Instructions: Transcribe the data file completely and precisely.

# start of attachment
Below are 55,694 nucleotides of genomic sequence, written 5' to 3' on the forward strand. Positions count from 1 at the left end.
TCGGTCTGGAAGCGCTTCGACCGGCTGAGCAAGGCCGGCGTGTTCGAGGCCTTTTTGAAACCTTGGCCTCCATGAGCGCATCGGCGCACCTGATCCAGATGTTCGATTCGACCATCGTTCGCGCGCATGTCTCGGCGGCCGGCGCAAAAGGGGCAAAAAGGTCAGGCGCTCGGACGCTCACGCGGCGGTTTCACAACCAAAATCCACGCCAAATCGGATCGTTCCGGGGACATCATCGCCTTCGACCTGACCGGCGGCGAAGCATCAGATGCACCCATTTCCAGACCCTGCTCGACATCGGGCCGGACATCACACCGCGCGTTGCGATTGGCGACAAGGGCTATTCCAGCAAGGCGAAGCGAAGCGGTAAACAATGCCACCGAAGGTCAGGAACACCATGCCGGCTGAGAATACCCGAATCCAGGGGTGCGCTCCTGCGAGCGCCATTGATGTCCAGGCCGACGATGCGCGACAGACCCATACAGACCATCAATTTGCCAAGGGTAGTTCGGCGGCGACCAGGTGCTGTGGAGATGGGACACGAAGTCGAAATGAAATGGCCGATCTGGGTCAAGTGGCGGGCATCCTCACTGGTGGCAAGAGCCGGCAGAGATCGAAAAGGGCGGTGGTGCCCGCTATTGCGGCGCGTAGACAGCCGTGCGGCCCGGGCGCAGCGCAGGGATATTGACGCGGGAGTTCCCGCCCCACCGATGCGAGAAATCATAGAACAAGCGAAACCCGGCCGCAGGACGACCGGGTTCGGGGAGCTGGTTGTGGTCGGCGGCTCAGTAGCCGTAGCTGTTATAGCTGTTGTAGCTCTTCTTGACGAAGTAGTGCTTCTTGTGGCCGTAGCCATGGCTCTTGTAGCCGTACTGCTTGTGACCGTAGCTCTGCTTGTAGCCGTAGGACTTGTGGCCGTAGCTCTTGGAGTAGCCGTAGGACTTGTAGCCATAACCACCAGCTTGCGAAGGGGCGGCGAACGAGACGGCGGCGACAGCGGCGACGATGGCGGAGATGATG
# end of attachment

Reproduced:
Below are 55,694 nucleotides of genomic sequence, written 5' to 3' on the forward strand. Positions count from 1 at the left end.
TCGGTCTGGAAGCGCTTCGACCGGCTGAGCAAGGCCGGCGTGTTCGAGGCCTTTTTGAAACCTTGGCCTCCATGAGCGCATCGGCGCACCTGATCCAGATGTTCGATTCGACCATCGTTCGCGCGCATGTCTCGGCGGCCGGCGCAAAAGGGGCAAAAAGGTCAGGCGCTCGGACGCTCACGCGGCGGTTTCACAACCAAAATCCACGCCAAATCGGATCGTTCCGGGGACATCATCGCCTTCGACCTGACCGGCGGCGAAGCATCAGATGCACCCATTTCCAGACCCTGCTCGACATCGGGCCGGACATCACACCGCGCGTTGCGATTGGCGACAAGGGCTATTCCAGCAAGGCGAAGCGAAGCGGTAAACAATGCCACCGAAGGTCAGGAACACCATGCCGGCTGAGAATACCCGAATCCAGGGGTGCGCTCCTGCGAGCGCCATTGATGTCCAGGCCGACGATGCGCGACAGACCCATACAGACCATCAATTTGCCAAGGGTAGTTCGGCGGCGACCAGGTGCTGTGGAGATGGGACACGAAGTCGAAATGAAATGGCCGATCTGGGTCAAGTGGCGGGCATCCTCACTGGTGGCAAGAGCCGGCAGAGATCGAAAAGGGCGGTGGTGCCCGCTATTGCGGCGCGTAGACAGCCGTGCGGCCCGGGCGCAGCGCAGGGATATTGACGCGGGAGTTCCCGCCCCACCGATGCGAGAAATCATAGAACAAGCGAAACCCGGCCGCAGGACGACCGGGTTCGGGGAGCTGGTTGTGGTCGGCGGCTCAGTAGCCGTAGCTGTTATAGCTGTTGTAGCTCTTCTTGACGAAGTAGTGCTTCTTGTGGCCGTAGCCATGGCTCTTGTAGCCGTACTGCTTGTGACCGTAGCTCTGCTTGTAGCCGTAGGACTTGTGGCCGTAGCTCTTGGAGTAGCCGTAGGACTTGTAGCCATAACCACCAGCTTGCGAAGGGGCGGCGAACGAGACGGCGGCGACAGCGGCGACGATGGCGGAGATGATG